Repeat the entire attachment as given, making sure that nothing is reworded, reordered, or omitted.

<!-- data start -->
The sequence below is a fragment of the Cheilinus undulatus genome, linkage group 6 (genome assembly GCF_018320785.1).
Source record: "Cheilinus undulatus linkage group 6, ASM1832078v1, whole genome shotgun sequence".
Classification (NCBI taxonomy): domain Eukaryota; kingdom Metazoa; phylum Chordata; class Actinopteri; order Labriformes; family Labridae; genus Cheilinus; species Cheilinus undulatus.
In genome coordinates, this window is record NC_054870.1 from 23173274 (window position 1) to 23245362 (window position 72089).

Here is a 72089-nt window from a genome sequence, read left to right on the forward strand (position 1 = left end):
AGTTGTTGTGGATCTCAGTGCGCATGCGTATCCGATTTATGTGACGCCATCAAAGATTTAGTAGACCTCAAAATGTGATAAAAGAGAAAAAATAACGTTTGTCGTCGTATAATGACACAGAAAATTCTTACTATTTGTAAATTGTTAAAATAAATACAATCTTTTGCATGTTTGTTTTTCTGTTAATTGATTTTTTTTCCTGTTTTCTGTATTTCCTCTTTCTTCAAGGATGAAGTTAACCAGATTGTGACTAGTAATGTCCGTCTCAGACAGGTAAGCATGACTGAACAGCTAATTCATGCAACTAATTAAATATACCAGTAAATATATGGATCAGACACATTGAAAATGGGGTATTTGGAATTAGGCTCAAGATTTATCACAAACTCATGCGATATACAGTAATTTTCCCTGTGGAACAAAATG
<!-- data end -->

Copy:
The sequence below is a fragment of the Cheilinus undulatus genome, linkage group 6 (genome assembly GCF_018320785.1).
Source record: "Cheilinus undulatus linkage group 6, ASM1832078v1, whole genome shotgun sequence".
Classification (NCBI taxonomy): domain Eukaryota; kingdom Metazoa; phylum Chordata; class Actinopteri; order Labriformes; family Labridae; genus Cheilinus; species Cheilinus undulatus.
In genome coordinates, this window is record NC_054870.1 from 23173274 (window position 1) to 23245362 (window position 72089).

Here is a 72089-nt window from a genome sequence, read left to right on the forward strand (position 1 = left end):
AGTTGTTGTGGATCTCAGTGCGCATGCGTATCCGATTTATGTGACGCCATCAAAGATTTAGTAGACCTCAAAATGTGATAAAAGAGAAAAAATAACGTTTGTCGTCGTATAATGACACAGAAAATTCTTACTATTTGTAAATTGTTAAAATAAATACAATCTTTTGCATGTTTGTTTTTCTGTTAATTGATTTTTTTTCCTGTTTTCTGTATTTCCTCTTTCTTCAAGGATGAAGTTAACCAGATTGTGACTAGTAATGTCCGTCTCAGACAGGTAAGCATGACTGAACAGCTAATTCATGCAACTAATTAAATATACCAGTAAATATATGGATCAGACACATTGAAAATGGGGTATTTGGAATTAGGCTCAAGATTTATCACAAACTCATGCGATATACAGTAATTTTCCCTGTGGAACAAAATG